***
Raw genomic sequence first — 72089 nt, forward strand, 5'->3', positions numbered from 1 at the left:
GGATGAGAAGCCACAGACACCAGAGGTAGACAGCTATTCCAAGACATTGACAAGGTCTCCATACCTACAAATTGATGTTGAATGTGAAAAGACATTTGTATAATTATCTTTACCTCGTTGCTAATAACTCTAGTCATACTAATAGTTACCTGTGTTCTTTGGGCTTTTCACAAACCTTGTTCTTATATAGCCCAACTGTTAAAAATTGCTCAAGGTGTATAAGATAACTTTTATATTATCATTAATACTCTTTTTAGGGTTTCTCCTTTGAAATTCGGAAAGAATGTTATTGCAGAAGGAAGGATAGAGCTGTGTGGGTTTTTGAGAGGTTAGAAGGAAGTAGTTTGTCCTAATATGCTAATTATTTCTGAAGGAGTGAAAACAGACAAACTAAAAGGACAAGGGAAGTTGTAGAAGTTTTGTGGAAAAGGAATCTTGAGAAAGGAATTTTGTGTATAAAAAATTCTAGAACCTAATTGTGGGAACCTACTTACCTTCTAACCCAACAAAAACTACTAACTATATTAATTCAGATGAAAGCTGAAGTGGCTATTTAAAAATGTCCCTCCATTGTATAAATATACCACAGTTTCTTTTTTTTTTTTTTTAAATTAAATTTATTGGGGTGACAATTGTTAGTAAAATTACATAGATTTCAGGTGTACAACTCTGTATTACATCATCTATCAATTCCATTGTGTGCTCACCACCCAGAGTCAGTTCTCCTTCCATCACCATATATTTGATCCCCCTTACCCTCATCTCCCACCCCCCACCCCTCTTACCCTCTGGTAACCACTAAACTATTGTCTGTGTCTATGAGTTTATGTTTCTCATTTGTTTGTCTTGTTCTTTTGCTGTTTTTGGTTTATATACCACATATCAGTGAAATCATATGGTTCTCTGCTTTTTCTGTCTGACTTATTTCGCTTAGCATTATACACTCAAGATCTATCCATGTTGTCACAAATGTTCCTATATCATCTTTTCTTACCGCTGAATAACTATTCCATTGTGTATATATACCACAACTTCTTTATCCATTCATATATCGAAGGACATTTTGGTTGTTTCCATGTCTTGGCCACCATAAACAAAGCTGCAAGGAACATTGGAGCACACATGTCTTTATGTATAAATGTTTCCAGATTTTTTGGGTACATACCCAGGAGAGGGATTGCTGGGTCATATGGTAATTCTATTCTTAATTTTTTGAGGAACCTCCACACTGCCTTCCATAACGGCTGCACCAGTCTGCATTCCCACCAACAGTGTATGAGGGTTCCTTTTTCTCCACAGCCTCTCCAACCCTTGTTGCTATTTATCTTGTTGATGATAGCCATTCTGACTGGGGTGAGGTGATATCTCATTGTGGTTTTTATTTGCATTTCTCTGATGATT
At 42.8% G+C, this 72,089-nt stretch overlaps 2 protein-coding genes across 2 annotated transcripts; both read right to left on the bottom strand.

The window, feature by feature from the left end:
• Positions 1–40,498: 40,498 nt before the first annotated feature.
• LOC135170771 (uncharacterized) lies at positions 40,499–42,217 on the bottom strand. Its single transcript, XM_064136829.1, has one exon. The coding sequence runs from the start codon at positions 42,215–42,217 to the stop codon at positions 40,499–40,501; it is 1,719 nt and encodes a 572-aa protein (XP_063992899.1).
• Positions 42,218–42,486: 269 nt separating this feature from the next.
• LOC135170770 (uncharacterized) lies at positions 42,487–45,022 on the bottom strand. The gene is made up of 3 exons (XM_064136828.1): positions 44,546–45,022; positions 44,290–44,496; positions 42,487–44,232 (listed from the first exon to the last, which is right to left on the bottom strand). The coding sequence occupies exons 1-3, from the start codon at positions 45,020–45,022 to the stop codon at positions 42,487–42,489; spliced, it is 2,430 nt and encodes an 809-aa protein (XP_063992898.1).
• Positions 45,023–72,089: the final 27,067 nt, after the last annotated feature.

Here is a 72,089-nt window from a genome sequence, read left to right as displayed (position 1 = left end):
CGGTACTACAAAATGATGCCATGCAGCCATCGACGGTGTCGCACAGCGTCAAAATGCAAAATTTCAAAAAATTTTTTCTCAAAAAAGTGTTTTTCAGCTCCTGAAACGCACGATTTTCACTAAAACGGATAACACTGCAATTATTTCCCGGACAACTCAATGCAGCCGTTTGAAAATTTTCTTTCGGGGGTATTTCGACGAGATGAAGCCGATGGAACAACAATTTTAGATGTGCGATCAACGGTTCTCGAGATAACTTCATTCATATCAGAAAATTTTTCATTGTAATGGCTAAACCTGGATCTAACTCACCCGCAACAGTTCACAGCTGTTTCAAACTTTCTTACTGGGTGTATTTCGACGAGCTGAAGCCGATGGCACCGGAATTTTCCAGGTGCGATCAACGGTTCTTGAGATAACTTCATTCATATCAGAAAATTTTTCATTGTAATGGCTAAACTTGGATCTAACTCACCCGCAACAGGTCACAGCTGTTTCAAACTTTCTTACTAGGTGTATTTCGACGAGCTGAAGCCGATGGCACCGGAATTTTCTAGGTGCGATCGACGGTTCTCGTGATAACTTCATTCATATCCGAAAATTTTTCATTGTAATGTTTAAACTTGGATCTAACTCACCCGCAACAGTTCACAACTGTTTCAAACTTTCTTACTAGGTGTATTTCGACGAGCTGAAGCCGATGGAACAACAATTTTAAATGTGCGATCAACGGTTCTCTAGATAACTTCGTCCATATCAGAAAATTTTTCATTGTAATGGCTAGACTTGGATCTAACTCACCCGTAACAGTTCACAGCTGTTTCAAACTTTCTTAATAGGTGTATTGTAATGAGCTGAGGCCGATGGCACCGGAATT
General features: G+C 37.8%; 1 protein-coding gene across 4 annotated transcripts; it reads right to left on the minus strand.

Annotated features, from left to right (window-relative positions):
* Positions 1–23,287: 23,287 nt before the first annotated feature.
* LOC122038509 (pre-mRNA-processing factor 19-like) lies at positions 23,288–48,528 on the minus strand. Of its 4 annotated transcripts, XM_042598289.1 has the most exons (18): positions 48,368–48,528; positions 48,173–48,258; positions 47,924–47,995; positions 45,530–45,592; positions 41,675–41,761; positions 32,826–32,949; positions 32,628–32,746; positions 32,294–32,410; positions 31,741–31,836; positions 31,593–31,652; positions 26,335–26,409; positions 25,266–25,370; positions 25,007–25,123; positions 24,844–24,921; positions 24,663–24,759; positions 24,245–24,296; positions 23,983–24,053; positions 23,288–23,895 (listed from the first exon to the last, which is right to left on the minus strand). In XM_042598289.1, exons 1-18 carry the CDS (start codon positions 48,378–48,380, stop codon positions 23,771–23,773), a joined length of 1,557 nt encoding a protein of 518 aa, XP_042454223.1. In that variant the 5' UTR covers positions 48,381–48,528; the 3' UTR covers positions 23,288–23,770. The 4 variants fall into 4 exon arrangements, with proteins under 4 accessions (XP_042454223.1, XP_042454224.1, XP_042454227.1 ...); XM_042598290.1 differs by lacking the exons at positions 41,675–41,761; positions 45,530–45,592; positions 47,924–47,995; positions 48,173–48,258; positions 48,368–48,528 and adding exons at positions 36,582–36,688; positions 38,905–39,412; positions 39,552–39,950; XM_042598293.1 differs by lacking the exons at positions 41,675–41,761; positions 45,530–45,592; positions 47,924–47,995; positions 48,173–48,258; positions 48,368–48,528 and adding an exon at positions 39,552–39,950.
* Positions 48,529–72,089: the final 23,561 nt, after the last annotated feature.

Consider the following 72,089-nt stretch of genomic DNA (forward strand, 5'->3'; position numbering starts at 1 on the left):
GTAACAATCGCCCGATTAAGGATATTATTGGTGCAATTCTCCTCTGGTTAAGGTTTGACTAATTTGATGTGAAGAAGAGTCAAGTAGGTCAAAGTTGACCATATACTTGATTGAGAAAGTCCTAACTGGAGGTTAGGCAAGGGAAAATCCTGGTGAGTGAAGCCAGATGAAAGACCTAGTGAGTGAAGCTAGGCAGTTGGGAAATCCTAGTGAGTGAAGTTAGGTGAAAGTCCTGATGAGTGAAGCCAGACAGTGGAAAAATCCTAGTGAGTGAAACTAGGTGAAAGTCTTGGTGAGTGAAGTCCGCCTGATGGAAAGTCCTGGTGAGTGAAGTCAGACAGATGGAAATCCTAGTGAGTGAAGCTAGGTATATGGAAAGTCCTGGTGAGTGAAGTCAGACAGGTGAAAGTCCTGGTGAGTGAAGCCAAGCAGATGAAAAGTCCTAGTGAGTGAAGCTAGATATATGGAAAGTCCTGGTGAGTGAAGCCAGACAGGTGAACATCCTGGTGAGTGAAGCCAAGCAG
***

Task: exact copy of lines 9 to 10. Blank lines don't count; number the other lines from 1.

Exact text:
• Positions 45,023–72,089: the final 27,067 nt, after the last annotated feature.

Here is a 72,089-nt window from a genome sequence, read left to right as displayed (position 1 = left end):